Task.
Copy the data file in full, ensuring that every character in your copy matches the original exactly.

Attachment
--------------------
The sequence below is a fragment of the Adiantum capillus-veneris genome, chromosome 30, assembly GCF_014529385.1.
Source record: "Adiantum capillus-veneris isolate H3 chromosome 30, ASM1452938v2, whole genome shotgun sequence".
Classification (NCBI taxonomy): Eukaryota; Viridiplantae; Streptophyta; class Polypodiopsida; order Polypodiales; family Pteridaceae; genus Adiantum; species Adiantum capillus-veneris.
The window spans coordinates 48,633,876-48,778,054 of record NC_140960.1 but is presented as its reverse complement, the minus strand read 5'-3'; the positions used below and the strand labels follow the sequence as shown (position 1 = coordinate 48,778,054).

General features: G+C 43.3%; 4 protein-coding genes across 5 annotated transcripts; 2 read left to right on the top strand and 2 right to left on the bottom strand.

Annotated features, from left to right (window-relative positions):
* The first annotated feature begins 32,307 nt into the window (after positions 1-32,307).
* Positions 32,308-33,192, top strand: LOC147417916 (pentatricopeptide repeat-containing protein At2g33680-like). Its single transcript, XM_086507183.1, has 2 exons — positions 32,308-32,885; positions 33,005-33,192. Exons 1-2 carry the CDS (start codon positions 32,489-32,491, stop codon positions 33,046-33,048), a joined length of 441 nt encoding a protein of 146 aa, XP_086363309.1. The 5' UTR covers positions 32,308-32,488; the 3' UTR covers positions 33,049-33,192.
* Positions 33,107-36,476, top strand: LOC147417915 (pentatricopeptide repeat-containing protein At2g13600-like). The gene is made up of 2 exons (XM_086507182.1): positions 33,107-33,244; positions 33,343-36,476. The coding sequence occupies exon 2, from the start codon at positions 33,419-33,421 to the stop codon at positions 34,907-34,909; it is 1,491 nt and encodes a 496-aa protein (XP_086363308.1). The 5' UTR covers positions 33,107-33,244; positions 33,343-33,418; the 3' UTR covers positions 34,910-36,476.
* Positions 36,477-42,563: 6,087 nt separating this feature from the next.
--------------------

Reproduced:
The sequence below is a fragment of the Adiantum capillus-veneris genome, chromosome 30, assembly GCF_014529385.1.
Source record: "Adiantum capillus-veneris isolate H3 chromosome 30, ASM1452938v2, whole genome shotgun sequence".
Classification (NCBI taxonomy): Eukaryota; Viridiplantae; Streptophyta; class Polypodiopsida; order Polypodiales; family Pteridaceae; genus Adiantum; species Adiantum capillus-veneris.
The window spans coordinates 48,633,876-48,778,054 of record NC_140960.1 but is presented as its reverse complement, the minus strand read 5'-3'; the positions used below and the strand labels follow the sequence as shown (position 1 = coordinate 48,778,054).

General features: G+C 43.3%; 4 protein-coding genes across 5 annotated transcripts; 2 read left to right on the top strand and 2 right to left on the bottom strand.

Annotated features, from left to right (window-relative positions):
* The first annotated feature begins 32,307 nt into the window (after positions 1-32,307).
* Positions 32,308-33,192, top strand: LOC147417916 (pentatricopeptide repeat-containing protein At2g33680-like). Its single transcript, XM_086507183.1, has 2 exons — positions 32,308-32,885; positions 33,005-33,192. Exons 1-2 carry the CDS (start codon positions 32,489-32,491, stop codon positions 33,046-33,048), a joined length of 441 nt encoding a protein of 146 aa, XP_086363309.1. The 5' UTR covers positions 32,308-32,488; the 3' UTR covers positions 33,049-33,192.
* Positions 33,107-36,476, top strand: LOC147417915 (pentatricopeptide repeat-containing protein At2g13600-like). The gene is made up of 2 exons (XM_086507182.1): positions 33,107-33,244; positions 33,343-36,476. The coding sequence occupies exon 2, from the start codon at positions 33,419-33,421 to the stop codon at positions 34,907-34,909; it is 1,491 nt and encodes a 496-aa protein (XP_086363308.1). The 5' UTR covers positions 33,107-33,244; positions 33,343-33,418; the 3' UTR covers positions 34,910-36,476.
* Positions 36,477-42,563: 6,087 nt separating this feature from the next.